Last month, I wrote a post on Pope Francis inviting Muslim and Jewish leaders to pray to God together with Christians. Recently, I’ve come across a post on Patheos entitled Muslim Prayers in the Vatican…Shock Horror?!!? Written by Fr. Dwight Longenecker, it attempts to lighten some of the shock that came out in response to the news (even from clear thinking Roman Catholics). After some explanation, the author explains what really unfolded at the Vatican meeting (the words of the article are in purple). Fr. Longenecker writes, in an attempt to explain why letting Muslims worship under the auspices of the pope isn’t such a bad thing:
In other words, this is a time for some Muslims, Jews and Christians to meet together for a time of prayer each in their own traditions.
Critics will say this is a subtle distinction, but it is in the subtle distinctions that true discernment lies. Others will complain that we have yet another example of the Pope’s defenders having to scurry to explain away something he should not be doing.
The explanations are only necessary because of the ignorance of the press who are sensationalizing what is a low key spiritual event.
Bottom line: The Pope is meeting with two world leaders to pray together for peace. This is part of his role as the premier spiritual leader in the world.
There’s another problem however, many people are uneasy at the idea that Muslims, Jews and Christians pray to the same God. While we may find Muslim extremism to be repellent and we may have a gut level dislike of Islam it is still necessary to consider the question of who they pray to.
So think it through: First of all, there is only one God. Then there are demons who masquerade as gods, goddesses and demi-gods.
You can therefore only worship either the one God–Creator of All Things or you worship demons.
Islam is not a pagan religion. It is a Christian heresy. It formed in Christian lands and is a legalistic oversimplification of Christianity. The closest comparison we have in our culture to Islam is the Mormon religion. Both are heretical offshoots of Christianity. They therefore worship the same God we do–albeit in a defective way.
I was utterly flabbergasted when I read this, and could not believe the error that was being presented in defense of permitting Muslims to pray under Vatican authority.
Firstly, we are told that Islam was “formed in Christian lands” – in actuality, Islam was founded in predominantly pagan Arabia. It was true that there were Jewish and Christian Arabs present in the region; some of these were even among Muhammad’s in-laws. It was also true that some Arabs were picking up on monotheism. However, the governments, merchants, and majority religions of the Arabian peninsula were pagan. They worshiped idols. They engaged in polytheism. The fact is, Islam was founded outside of Christian lands, not inside.
Secondly, we are told that Islam is a “legalistic oversimplification of Christianity.” This is actually an oversimplification of Islam. While it would require a longer post to explain, suffice to say Islam is a conglomeration of local religions and Arabic practices, mixed with legalism and peppered with Judeo-Christian names and concepts. Many Christian concepts such as covenants, atonement, sins, and the very role of Christ, are wildly different. In short, it is as much a “Christian heresy” as Baha’i is a Muslim heresy.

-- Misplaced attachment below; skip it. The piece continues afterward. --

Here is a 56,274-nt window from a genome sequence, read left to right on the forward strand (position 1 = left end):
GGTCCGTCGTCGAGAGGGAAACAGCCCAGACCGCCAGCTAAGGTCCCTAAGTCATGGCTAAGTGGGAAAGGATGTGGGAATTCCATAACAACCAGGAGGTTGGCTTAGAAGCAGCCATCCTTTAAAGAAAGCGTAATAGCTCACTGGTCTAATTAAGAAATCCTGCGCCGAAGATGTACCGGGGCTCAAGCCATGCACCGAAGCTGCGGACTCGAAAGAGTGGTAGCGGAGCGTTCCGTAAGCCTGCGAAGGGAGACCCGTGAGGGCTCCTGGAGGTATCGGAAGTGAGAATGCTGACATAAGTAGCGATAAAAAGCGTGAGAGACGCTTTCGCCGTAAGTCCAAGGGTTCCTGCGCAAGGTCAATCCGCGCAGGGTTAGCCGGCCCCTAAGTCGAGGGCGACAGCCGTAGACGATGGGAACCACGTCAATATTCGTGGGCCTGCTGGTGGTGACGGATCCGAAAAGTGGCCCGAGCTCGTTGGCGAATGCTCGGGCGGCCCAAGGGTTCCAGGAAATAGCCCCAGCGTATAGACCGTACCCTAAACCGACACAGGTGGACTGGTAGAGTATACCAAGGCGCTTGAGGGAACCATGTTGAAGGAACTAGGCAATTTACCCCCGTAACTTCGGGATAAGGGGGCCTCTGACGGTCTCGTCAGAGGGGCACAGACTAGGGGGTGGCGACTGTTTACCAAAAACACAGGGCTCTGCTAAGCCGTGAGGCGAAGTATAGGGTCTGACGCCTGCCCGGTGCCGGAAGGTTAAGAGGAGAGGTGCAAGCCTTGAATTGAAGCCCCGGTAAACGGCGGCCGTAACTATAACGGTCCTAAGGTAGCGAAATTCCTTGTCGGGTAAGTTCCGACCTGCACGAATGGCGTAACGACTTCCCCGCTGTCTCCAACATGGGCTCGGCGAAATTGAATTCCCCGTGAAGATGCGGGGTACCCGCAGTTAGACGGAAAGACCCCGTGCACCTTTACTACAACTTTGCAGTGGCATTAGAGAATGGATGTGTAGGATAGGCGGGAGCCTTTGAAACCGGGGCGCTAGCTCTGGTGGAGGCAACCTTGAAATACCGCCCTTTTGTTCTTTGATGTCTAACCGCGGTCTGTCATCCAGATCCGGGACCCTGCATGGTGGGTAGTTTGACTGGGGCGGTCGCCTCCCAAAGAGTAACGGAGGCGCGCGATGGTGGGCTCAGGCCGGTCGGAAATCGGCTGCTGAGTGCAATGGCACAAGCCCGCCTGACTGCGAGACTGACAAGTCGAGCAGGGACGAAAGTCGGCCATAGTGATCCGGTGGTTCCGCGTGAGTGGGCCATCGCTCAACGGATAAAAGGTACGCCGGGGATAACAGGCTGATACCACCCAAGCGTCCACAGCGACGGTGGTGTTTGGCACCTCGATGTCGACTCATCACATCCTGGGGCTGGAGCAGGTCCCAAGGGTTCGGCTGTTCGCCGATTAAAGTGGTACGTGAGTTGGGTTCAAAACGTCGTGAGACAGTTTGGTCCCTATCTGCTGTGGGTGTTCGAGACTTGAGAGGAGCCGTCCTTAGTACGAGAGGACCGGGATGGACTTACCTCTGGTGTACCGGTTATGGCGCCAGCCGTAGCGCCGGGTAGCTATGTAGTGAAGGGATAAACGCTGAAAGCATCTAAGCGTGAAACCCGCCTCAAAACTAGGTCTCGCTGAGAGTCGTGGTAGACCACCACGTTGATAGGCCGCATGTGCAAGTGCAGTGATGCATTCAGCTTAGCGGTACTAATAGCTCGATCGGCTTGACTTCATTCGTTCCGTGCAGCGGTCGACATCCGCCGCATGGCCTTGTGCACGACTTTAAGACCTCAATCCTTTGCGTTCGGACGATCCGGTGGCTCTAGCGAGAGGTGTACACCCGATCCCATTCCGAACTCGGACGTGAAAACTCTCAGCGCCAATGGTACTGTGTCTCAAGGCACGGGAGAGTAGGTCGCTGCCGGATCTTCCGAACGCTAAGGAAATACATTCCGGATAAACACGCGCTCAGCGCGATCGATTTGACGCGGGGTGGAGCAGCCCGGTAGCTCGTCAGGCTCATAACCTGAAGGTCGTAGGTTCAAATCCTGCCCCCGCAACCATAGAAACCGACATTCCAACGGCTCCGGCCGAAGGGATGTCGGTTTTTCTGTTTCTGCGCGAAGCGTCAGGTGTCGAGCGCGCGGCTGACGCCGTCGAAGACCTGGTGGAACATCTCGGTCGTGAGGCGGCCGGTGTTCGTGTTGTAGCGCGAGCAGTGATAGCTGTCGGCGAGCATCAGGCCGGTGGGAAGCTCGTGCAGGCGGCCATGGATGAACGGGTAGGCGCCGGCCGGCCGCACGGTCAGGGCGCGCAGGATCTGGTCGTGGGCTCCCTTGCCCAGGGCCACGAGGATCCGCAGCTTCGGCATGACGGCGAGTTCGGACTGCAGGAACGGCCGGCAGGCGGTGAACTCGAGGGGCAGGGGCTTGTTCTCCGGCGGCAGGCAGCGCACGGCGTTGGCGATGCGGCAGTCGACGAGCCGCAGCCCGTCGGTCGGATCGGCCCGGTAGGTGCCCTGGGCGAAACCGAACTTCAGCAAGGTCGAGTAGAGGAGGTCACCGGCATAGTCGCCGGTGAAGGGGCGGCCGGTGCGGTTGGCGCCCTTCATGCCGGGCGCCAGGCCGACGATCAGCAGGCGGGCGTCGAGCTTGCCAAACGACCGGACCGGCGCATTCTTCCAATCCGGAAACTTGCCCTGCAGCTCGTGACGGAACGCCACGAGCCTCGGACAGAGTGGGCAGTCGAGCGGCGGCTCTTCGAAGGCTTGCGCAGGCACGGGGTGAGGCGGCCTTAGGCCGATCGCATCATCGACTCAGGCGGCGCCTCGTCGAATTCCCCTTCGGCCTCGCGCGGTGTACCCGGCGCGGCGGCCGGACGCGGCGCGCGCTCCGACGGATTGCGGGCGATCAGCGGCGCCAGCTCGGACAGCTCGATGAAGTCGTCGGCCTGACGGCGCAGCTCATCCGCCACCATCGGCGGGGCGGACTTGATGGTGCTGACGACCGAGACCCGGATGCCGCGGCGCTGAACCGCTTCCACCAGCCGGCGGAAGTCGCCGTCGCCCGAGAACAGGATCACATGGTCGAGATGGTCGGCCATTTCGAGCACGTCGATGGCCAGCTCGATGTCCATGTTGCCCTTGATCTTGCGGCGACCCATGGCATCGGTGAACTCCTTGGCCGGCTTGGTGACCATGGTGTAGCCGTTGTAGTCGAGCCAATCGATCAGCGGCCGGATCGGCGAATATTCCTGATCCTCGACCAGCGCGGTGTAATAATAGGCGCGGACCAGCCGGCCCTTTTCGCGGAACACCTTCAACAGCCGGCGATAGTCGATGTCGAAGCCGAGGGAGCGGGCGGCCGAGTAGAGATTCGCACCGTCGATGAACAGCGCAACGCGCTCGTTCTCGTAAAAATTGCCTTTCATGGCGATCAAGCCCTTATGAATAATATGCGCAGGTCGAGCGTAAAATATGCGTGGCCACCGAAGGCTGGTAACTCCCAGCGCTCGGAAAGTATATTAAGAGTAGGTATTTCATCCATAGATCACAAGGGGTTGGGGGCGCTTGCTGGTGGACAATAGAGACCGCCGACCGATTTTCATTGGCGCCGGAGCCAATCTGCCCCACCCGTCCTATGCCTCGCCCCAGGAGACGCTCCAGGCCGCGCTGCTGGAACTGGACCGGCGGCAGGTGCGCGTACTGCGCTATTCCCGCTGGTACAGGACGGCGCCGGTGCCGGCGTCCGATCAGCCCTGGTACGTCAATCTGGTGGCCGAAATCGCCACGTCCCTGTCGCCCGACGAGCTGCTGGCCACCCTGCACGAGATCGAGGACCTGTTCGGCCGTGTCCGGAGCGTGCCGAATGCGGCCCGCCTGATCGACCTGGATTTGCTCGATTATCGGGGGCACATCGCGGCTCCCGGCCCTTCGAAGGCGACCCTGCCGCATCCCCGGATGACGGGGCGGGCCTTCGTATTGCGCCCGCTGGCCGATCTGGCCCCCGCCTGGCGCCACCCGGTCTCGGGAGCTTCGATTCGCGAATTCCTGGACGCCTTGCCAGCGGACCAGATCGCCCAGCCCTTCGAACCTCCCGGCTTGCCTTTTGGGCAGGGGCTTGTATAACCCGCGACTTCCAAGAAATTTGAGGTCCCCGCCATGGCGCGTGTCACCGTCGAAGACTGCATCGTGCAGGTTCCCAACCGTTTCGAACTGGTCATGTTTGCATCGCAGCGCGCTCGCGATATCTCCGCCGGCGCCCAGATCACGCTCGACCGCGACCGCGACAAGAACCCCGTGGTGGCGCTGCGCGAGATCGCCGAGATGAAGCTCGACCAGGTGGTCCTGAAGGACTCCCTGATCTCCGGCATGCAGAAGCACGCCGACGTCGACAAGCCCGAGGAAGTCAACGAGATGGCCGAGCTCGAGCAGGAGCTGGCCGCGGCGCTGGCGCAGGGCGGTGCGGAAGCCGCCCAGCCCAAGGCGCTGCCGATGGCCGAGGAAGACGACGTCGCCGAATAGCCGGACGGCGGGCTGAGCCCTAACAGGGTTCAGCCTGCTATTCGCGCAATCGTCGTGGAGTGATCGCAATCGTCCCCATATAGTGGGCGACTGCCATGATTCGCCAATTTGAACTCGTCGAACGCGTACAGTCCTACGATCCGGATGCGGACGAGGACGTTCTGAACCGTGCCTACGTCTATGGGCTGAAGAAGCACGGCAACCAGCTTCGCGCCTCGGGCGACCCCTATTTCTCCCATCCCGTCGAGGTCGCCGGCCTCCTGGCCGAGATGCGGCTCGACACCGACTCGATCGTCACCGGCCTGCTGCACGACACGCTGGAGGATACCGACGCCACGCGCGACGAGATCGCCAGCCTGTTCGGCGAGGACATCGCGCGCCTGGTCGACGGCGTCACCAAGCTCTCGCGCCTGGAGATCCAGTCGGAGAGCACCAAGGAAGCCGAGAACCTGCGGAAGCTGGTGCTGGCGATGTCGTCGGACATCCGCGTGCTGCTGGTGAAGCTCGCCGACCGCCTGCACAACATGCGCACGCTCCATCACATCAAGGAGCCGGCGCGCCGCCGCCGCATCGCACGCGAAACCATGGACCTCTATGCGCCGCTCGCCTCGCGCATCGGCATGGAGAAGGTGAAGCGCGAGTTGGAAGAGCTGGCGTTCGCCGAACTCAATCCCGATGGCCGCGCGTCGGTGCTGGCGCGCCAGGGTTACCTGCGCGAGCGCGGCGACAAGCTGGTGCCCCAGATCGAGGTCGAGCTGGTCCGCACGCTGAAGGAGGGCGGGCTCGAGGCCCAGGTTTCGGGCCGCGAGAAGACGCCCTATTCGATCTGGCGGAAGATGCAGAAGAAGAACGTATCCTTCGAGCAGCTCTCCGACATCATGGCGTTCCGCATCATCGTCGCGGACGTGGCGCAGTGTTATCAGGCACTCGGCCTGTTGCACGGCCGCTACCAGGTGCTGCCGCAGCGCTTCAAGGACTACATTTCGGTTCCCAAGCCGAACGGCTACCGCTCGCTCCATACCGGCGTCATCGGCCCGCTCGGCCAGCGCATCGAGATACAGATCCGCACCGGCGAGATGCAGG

Thirdly, we are told that the “closest comparison we have in our culture to Islam is the Mormon religion.” This makes me ponder if Fr. Longenecker is aware of Mormon theology itself: Mormonism is, at its heart, a polytheistic religion. If anything, it is closer to the pagan religions Muhammad condemned than it is orthodox Christianity. This is not even considering that it is erroneous (as we already outlined) to say both Mormons and Islam are “heretical offshoots of Christianity.”
Fourthly, the author states that Muslims “worship the same God we do-albeit in a defective way.” I would like to know what our definition of “defective” is. The Allah of Islam condemns the Trinity as a damnable heresy (S. 5:73-74), supposedly quotes Jesus himself as saying he never told anyone to worship him as God (S. 5:116-117), and completely denies the historic, Biblical account of the crucifixion (S. 4:157-158). To say Islam worships the same God in a “defective way” is akin to saying Adolf Hitler handled relations with minority communities in a “defective way.” God is not the author of contradiction, and would not teach contradictory doctrines – ergo, either Muhammad truly heard from the true God, and God is the author of contradiction, or Muhammad heard from false spirits, and taught the worship of a false deity.
Islam is a false religion. Muslims worship a false god. Worship of false gods is worship of demons. Muslims worship demons. QED.
While Pope Francis himself may not partake in any Muslim prayers, his permission for Muslims to come and pray and to pray alongside with Christian prayers not only puts him at odds with Decree 25 of the Ecumenical Council of Vienne (see my post here), but is simply permitting the worship of a false deity to occur under his direction. As I said in the previous blog post on this subject, peace is a noble endeavor, and tolerance between two groups is likewise a noble endeavor…however, what Pope Francis is doing is not only unbiblical in its presupposition, but in its execution as well. This attempt to soften it only makes it worse, because it continues to present the false teaching of the Second Vatican Council (Nostra Aetate; 3) as well as the Roman Catholic Catechism (841) that Muslims worship the same god as Christians. As politically incorrect it might be to say such a thing, it simply isn’t true, and to try to argue otherwise is to compartmentalize historical and doctrinal facts.